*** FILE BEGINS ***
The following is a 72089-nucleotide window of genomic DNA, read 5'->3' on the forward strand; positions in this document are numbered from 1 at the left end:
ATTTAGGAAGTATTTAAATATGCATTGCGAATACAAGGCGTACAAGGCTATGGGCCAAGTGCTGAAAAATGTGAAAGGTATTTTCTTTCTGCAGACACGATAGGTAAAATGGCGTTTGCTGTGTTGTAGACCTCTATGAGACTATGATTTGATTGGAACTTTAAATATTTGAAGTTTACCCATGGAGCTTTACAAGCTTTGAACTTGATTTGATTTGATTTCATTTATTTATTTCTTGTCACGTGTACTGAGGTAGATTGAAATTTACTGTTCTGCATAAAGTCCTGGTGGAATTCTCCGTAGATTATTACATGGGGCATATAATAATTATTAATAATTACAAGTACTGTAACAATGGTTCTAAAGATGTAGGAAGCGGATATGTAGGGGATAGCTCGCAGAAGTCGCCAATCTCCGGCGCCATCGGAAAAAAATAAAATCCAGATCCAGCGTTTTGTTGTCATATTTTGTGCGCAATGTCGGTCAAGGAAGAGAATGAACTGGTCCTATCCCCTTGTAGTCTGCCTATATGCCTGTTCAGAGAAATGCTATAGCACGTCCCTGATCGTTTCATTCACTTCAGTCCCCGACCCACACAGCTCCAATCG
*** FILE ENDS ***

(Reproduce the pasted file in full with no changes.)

The following is a 72089-nucleotide window of genomic DNA, read 5'->3' on the forward strand; positions in this document are numbered from 1 at the left end:
ATTTAGGAAGTATTTAAATATGCATTGCGAATACAAGGCGTACAAGGCTATGGGCCAAGTGCTGAAAAATGTGAAAGGTATTTTCTTTCTGCAGACACGATAGGTAAAATGGCGTTTGCTGTGTTGTAGACCTCTATGAGACTATGATTTGATTGGAACTTTAAATATTTGAAGTTTACCCATGGAGCTTTACAAGCTTTGAACTTGATTTGATTTGATTTCATTTATTTATTTCTTGTCACGTGTACTGAGGTAGATTGAAATTTACTGTTCTGCATAAAGTCCTGGTGGAATTCTCCGTAGATTATTACATGGGGCATATAATAATTATTAATAATTACAAGTACTGTAACAATGGTTCTAAAGATGTAGGAAGCGGATATGTAGGGGATAGCTCGCAGAAGTCGCCAATCTCCGGCGCCATCGGAAAAAAATAAAATCCAGATCCAGCGTTTTGTTGTCATATTTTGTGCGCAATGTCGGTCAAGGAAGAGAATGAACTGGTCCTATCCCCTTGTAGTCTGCCTATATGCCTGTTCAGAGAAATGCTATAGCACGTCCCTGATCGTTTCATTCACTTCAGTCCCCGACCCACACAGCTCCAATCG